Microsoft recently made a substantial grant to the state of Massachusetts: US$30 million of software to high schools and universities. The grant is Microsoft programs, not cash, so it’s not as though the company is actually shelling out US$30 million. Still, that much software is significant for a small state, and it has led critics to look for an ulterior motive on Microsoft’s part—and some think that they’ve found it.
Massachusetts is currently a battleground state in the war between open and closed standards after the state CIO decided last year that only open formats would be used on government computers. The pedestrian-sounding decision actually touched off a firestorm of controversy when it became clear that Microsoft’s popular Office formats would be excluded from consideration. Though the government of Massachusetts is not one of Microsoft’s largest customers, the company would no doubt prefer that they not set a “bad example” for other states to follow. Massachusetts was initially planning to standardize on OpenDocument (used by OpenOffice.org, for instance), but currently seems more open to Microsoft formats now that the company has submitted Office XML as for approval as an ECMA standard.
Microsoft wasn’t the only party displeased by the proposed changes. Some Massachusetts legislators were unhappy with the fact that they had not been consulted in the decision and that the state’s IT department felt it had the authority to make such a change by itself. What resulted from this displeasure was an amendment that would have pulled much of this power away from the state CIO by requiring him or her to consult with a new government task force. The amendment was pulled from its original bill this week and many people assumed that it had died a quiet death. Given this situation, Microsoft’s enormous grant still looked sinister to some people, but only in the usual way: the grants were simply marketing designed to hook young kids on Microsoft software.
Andy Updegrove, a partner and co-founder of Massachusetts law firm GesmerUpdegrove LLC, has been following the entire ODF controvery from the start. He looks at the grant and asks, “So is this an effort to influence legislative behavior in an election year? And if it is, how does that square with the passage of the economic stimulus bill sans amendment? Why reward a state that failed to rein in an Information Technology Division whose policy on office formats Microsoft had by all accounts lobbied very aggressively against?”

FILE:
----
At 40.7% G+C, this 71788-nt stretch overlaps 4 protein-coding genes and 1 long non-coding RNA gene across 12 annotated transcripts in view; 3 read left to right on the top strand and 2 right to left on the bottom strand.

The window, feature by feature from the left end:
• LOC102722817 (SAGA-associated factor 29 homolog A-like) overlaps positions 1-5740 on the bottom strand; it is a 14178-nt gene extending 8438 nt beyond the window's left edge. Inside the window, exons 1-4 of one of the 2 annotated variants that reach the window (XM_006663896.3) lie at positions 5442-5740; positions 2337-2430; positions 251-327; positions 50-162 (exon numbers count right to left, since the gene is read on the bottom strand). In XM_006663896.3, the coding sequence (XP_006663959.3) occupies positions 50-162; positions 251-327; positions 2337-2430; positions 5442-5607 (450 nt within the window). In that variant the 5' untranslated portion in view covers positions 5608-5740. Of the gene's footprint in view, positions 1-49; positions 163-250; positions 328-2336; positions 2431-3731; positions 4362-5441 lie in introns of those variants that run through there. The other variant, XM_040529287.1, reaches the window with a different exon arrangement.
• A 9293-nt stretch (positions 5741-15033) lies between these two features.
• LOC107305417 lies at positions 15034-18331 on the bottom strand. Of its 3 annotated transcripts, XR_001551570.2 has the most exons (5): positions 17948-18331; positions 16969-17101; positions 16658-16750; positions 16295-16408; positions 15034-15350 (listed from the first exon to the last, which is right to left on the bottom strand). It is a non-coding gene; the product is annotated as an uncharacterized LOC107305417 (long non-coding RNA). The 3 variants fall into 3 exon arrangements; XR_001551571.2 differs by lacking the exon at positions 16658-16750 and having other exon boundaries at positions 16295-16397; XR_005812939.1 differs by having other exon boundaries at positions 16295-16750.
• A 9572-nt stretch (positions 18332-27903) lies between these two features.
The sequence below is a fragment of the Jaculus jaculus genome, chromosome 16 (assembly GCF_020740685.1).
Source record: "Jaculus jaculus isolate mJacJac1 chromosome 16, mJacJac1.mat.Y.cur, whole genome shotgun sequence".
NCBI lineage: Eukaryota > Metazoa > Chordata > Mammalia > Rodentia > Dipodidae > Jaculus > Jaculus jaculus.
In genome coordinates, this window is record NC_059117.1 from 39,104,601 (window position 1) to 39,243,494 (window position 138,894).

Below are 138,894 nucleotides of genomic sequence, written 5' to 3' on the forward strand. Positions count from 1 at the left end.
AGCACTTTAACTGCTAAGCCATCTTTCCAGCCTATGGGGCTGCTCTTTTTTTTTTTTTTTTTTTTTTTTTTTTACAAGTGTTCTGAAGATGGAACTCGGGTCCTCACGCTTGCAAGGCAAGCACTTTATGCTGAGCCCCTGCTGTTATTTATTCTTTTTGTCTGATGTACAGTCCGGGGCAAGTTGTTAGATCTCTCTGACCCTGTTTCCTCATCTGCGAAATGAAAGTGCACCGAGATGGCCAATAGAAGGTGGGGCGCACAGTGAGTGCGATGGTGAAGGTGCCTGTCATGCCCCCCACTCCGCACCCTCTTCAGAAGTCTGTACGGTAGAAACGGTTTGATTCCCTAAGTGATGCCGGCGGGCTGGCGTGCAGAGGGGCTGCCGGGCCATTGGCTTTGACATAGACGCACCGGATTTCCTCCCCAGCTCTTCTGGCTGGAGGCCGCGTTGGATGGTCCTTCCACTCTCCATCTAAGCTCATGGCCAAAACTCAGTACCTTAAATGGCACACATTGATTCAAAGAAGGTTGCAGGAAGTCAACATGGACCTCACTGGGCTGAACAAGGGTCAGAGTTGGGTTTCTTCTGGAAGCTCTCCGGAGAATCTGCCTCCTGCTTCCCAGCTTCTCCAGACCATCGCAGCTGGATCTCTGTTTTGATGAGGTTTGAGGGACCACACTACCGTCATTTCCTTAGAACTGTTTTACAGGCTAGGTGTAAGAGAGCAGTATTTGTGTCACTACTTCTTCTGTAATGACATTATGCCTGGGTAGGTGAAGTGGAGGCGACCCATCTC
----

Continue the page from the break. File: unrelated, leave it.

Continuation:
His answer is that the mystery amendment has not died, it has simply been shuffled into a new state budget bill, and it may come up for a vote soon enough. If true, this means that Microsoft still has a chance to influence state legislators on this issue, and a grant of US$800 in software to each high school student in the state and US$2,400 to each college student is a pretty good way to ingratiate yourself with a perennially cash-strapped state government. Updegrove is careful to point out that Microsoft and other organizations make such grants all the time, and that Bill Gates should be commended for his commitment to both health and education. Still, he points out that the company has given the state only US$40 million over the preceding five years, so this is an unusually large grant that comes at a crucial time.
While all of this is interesting to speculate about, there may be a more pragmatic reason for the grant. Boston is home to the largest number of universities and university students in the United States, and these students are a prime market for Microsoft. While Massachusetts may be a small state, it’s a heavy hitter in the world of higher education, and Microsoft has a vested interest in getting such students familiar with their software. Microsoft may actually be more concerned about losing access to this market than it is over seeing OpenOffice.org on the desktops of state bureaucrats.